Draegen, Age 18

When my son, Draegen, was younger, he was on Medicaid. It covered his formula, but only a very specific kind. He ended up burnt out on it and it became more and more difficult to get him to drink it. The medical food was another problem. We had a monthly grant from the state. Only when he was on Medicaid (ie: I wasn’t working) and it was only $200 per month. With the prices of the PKU foods, that just wasn’t enough for a growing boy, especially in his teen years. I’m positive that this has contributed, if not directly caused, him to stray off diet. He’s 18 now, and living with me, unable to keep a job, didn’t finish school, and has severe anxiety, chronic vomiting and stomach issues, depression, headaches and struggles with on/off diet. It’s just so difficult to keep enough PKU safe food in the house regularly. And not enough variety.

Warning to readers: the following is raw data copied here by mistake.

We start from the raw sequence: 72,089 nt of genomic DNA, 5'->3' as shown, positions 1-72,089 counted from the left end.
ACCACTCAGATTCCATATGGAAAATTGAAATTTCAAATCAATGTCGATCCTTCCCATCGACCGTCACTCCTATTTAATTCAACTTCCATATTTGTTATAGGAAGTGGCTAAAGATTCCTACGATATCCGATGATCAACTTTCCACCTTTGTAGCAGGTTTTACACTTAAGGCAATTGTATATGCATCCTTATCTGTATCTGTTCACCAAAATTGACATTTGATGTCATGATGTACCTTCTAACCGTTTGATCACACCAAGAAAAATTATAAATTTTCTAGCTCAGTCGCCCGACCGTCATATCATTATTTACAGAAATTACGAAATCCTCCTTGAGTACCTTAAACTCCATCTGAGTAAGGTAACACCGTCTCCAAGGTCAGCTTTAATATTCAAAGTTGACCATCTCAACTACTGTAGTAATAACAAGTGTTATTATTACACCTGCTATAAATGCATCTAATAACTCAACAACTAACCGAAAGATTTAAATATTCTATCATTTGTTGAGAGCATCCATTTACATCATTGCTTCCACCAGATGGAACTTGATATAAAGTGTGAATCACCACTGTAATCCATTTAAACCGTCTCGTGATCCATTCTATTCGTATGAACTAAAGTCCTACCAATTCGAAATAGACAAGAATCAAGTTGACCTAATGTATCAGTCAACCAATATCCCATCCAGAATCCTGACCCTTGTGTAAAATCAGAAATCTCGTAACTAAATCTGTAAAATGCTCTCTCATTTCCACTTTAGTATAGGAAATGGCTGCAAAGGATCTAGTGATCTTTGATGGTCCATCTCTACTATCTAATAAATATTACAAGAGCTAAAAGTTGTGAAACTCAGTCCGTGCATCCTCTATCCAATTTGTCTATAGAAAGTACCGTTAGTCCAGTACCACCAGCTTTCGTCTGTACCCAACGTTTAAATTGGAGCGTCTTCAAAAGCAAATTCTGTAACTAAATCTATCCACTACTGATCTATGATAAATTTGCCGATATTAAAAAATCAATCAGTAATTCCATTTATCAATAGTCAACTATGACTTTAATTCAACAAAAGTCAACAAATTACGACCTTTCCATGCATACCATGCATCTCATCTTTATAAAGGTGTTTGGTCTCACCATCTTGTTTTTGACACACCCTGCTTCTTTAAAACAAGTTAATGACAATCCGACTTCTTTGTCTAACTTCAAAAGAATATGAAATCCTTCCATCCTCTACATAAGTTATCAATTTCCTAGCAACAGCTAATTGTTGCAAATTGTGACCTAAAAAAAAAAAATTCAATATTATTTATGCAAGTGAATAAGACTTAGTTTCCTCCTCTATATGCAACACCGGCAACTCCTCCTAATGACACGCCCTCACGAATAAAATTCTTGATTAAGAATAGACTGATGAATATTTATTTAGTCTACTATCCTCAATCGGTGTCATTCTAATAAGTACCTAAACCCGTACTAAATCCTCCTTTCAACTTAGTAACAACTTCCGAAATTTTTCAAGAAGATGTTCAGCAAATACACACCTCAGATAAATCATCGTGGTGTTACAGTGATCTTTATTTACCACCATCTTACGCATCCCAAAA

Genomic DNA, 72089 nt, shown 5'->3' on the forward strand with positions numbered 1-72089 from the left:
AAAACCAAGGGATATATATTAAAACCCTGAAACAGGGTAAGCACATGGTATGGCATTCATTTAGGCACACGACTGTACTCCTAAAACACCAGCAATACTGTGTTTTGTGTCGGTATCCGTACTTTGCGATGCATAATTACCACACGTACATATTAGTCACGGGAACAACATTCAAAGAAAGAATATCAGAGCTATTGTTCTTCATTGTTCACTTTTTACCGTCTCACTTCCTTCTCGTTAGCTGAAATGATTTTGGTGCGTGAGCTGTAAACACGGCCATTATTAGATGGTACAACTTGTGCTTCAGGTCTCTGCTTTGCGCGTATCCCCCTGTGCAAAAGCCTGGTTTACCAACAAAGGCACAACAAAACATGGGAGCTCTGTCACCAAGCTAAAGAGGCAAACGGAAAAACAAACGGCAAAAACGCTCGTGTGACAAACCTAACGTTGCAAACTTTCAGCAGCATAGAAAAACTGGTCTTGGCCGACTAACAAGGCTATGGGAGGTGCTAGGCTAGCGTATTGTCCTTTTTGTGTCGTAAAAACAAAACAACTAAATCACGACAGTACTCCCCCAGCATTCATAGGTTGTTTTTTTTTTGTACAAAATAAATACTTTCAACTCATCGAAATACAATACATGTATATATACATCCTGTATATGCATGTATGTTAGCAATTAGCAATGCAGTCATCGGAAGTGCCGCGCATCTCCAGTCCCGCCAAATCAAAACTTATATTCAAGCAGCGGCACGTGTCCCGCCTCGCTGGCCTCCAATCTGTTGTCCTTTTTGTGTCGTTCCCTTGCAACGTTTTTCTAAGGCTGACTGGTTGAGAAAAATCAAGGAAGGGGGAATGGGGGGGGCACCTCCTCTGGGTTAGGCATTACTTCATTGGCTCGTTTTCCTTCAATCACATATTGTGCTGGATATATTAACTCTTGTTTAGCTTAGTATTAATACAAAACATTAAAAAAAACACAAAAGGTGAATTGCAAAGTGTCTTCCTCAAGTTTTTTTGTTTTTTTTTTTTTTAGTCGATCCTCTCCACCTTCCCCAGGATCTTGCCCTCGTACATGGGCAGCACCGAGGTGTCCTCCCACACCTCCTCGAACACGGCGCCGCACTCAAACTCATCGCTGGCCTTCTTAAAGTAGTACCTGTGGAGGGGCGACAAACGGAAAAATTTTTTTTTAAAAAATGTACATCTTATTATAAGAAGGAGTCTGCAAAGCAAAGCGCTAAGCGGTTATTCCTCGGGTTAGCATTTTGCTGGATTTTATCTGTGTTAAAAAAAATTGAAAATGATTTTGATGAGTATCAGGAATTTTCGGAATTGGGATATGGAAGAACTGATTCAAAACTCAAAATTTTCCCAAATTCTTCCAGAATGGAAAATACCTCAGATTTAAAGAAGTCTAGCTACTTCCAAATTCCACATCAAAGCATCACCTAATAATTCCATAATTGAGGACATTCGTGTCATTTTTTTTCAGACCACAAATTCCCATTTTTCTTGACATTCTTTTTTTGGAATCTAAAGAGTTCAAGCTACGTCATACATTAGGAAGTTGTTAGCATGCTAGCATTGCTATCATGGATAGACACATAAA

I feel very strongly that if insurance was required to pay for foods and formulas, this wouldn’t happen to kids, and my son might actually have a much better outlook and more hope. It’s hard enough being a PKU kid/adult in this society. Compile that with even fewer food choices – having to eat the same things over and over – and it’s destined to fail. We cannot fail our children. We must help them succeed. We must help them overcome this disease.

I am a mother who constantly fears the damage being done to my son’s brain, and whether or not he’s going to be able to take care of himself. He is going to be added to my partner’s insurance in the fall. It would be a godsend for this to pass. Please help these kids.



Other Texas residents who rely on medical foods

The Medical Nutrition Equity Act will provide key support for those Americans who rely on medical foods to survive and thrive.